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Allanblackia stuhlmannii (Engl.) Engl.

Engl. & Prantl, Nat. Pflanzenfam. II–IV Nachtr. 1: 249 (1897).
Clusiaceae (Guttiferae)
Vernacular names
Mkange, mkanye, mkimbo, mshambo, mwaka (Sw).
Origin and geographic distribution
Allanblackia stuhlmannii is endemic to Tanzania, where it occurs in the Eastern Arc Mountains, extending through Iringa Region to the Southern Highlands.
The seed yields an edible fat called ‘allanblackia fat’ or ‘kanye butter’. It is used in cooking and has been used as a substitute for butter and cocoa butter, and to make candles. Recently, the international food industry has become interested in the fat as a natural solid component for margarines and similar products. The presscake is bitter and contains tannins, but is sometimes used as animal feed. The seeds are used as bait for small game. The wood is used for construction, cheap joinery, boxes, crates, beehives and water containers. It is also used as fuel. In traditional medicine, the leaves are chewed to treat cough, while the leaves, bark and roots are used to treat impotence. A seed extract is rubbed in to treat rheumatism. The fat is applied as a liniment on aching joints, wounds and rashes and small quantities are taken to treat rheumatism. Hehe people rub the fat mixed with pounded seeds of Psorospermum febrifugum Spach on deep cracks in the soles of the feet. The bark yields a yellow dye. Female trees of Allanblackia stuhlmannii are retained when land is cleared for cultivation and are possibly occasionally planted for shade in crops and for amenity. The fruit’s slimy jelly-like pulp can be used in jam making.
Production and international trade
The seed and timber of Allanblackia stuhlmannii are of mainly local importance. The seeds were exported to Europe in the 1970s and 1980s for their fat. Recently, international demand for Allanblackia fat has increased sharply.
Air-dried seeds contain about 50% fat. The fatty acid composition of the fat is remarkable as it consists mainly of stearic acid (45–58%) and oleic acid (40–51%). Only traces of other fatty acids are present. Its composition and resulting high melting point (35°C) makes the fat a valuable raw material that can be used without transformation to improve the consistency of margarines, cocoa butter substitutes and similar products. The approximate composition of the air-dried presscake is: water 13 g, protein 14 g, fat 7 g, carbohydrate 55 g, crude fibre 7 g, ash 8 g. The presscake is bitter and contains tannins and its suitability as cattle feed is limited.
Trees of a size exploitable for timber have only a small heartwood core, a bole of 65 cm in diameter having a heartwood core of about 10 cm in diameter; the properties given below therefore refer to the sapwood. The sapwood is pale grey-brown with straight grain and medium texture. The density at 12% moisture content is about 690 kg/m3. The heartwood is dark brown to purplish; at 10% moisture content its density is about 770 kg/m3. The wood air dries slowly, with a moderate tendency to cup, but with little or no splitting. In kiln drying distortion is severe unless low temperatures are used. Boards of 2.5 cm thick air dry in 2 months, or kiln dry in about 12 days. Shrinkage from green to oven dry is 3.2% radial and 10.0% tangential. At 12% moisture content the modulus of rupture is 73–99 N/mm2, modulus of elasticity 11,100–14,500 N/mm2, compression parallel to grain 39–51 N/mm2, compression perpendicular to grain 8 N/mm2, shear 8–9.5 N/mm2, cleavage 42 N/mm radial and 44 N/mm tangential, Janka side hardness 3900–5600 N and Janka end hardness 6600 N.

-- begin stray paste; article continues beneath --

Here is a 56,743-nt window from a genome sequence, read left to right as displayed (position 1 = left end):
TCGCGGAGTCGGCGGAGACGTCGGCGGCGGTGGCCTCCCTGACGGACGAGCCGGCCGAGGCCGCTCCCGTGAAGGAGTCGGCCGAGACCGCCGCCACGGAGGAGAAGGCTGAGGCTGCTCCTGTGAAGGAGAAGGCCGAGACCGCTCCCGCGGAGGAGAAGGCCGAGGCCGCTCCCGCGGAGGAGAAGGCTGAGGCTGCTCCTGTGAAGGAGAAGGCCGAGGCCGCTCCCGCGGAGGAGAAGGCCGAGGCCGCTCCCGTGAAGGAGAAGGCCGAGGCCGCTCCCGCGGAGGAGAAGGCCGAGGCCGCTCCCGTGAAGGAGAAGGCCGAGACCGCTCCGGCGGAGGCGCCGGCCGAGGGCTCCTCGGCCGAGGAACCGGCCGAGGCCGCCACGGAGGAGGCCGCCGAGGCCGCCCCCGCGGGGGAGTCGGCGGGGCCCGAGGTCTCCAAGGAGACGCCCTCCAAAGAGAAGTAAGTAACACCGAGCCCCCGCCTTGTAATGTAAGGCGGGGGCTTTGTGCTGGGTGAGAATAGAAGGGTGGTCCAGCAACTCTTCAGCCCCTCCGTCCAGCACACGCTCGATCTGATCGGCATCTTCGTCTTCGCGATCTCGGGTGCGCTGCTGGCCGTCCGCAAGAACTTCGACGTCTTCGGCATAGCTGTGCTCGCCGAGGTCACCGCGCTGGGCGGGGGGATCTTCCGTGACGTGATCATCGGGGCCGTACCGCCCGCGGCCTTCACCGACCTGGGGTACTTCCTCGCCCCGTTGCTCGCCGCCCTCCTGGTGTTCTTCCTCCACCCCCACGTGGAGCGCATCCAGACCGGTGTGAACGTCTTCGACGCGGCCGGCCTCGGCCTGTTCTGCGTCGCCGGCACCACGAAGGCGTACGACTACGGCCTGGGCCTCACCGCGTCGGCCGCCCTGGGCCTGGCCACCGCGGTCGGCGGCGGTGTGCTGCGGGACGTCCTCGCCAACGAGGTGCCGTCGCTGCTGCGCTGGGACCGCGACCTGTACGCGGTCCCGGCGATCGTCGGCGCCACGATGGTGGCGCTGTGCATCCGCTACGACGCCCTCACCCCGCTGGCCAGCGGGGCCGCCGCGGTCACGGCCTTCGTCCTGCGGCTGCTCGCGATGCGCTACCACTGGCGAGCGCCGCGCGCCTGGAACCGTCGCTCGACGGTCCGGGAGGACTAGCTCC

The wood is difficult to saw when green, but once dry it saws easily and machines well. It holds nails well. The sapwood is not durable, but is permeable to preservatives; the heartwood is very resistant.
From the wood of the roots of Allanblackia stuhlmannii guttiferone F, a prenylated benzophenone, was isolated. The compound is related to a group of compounds that has been investigated for its anti-HIV properties.
Adulterations and substitutes
The fat from the seeds of Allanblackia floribunda Oliv. from Central Africa and Allanblackia parviflora A.Chev. from West Africa is very similar in composition to that of Allanblackia stuhlmannii.
Evergreen, dioecious, medium-sized to fairly large tree up to 35(–45) m tall; bole straight, cylindrical, slightly buttressed; bark surface smooth or rarely flaking with square scales, dark grey to black, inner bark red to pale brown with white stripes, fibrous to granular, exuding a clear sap later turning yellowish; branches drooping, hollow, longitudinally wrinkled. Leaves opposite, simple and entire; petiole 1–2 cm long; blade oblong to elliptical-oblong, 5–20 cm × 1–7 cm, base cuneate, apex shortly acuminate, leathery, dark green, pinnately veined with numerous lateral veins. Flowers solitary in leaf axils or crowded at the end of branches, unisexual, regular, 5-merous, cream to reddish, fragrant; pedicel (3.5–)6.5–8 cm long; sepals orbicular to ovate, unequal, outer ones 4–9 mm in diameter, inner ones c. 2 cm in diameter, pale yellow; petals orbicular to spatulate, 27–37 mm × 18–26 mm, glabrous; male flowers with numerous stamens grouped in 5 thick, fleshy bundles opposite the petals, c. 2 cm long, inner surface angled, anthers arranged on the 2 faces of the bundles; disk star-shaped; female flowers with superior, incompletely 5-celled ovary and sessile stigma, staminal bundles reduced to a few free, c. 4 mm long staminodes. Fruit a large oblong to globose or cone-shaped berry 16–34 cm × 15–17 cm, weighing 2.5–6 kg, red-brown, 60–140 seeded. Seeds 4-angular, c. 4 cm × 2–3 cm, one angle with a small fleshy aril; embryo small, embedded in oily endosperm. Seedling with hypogeal germination.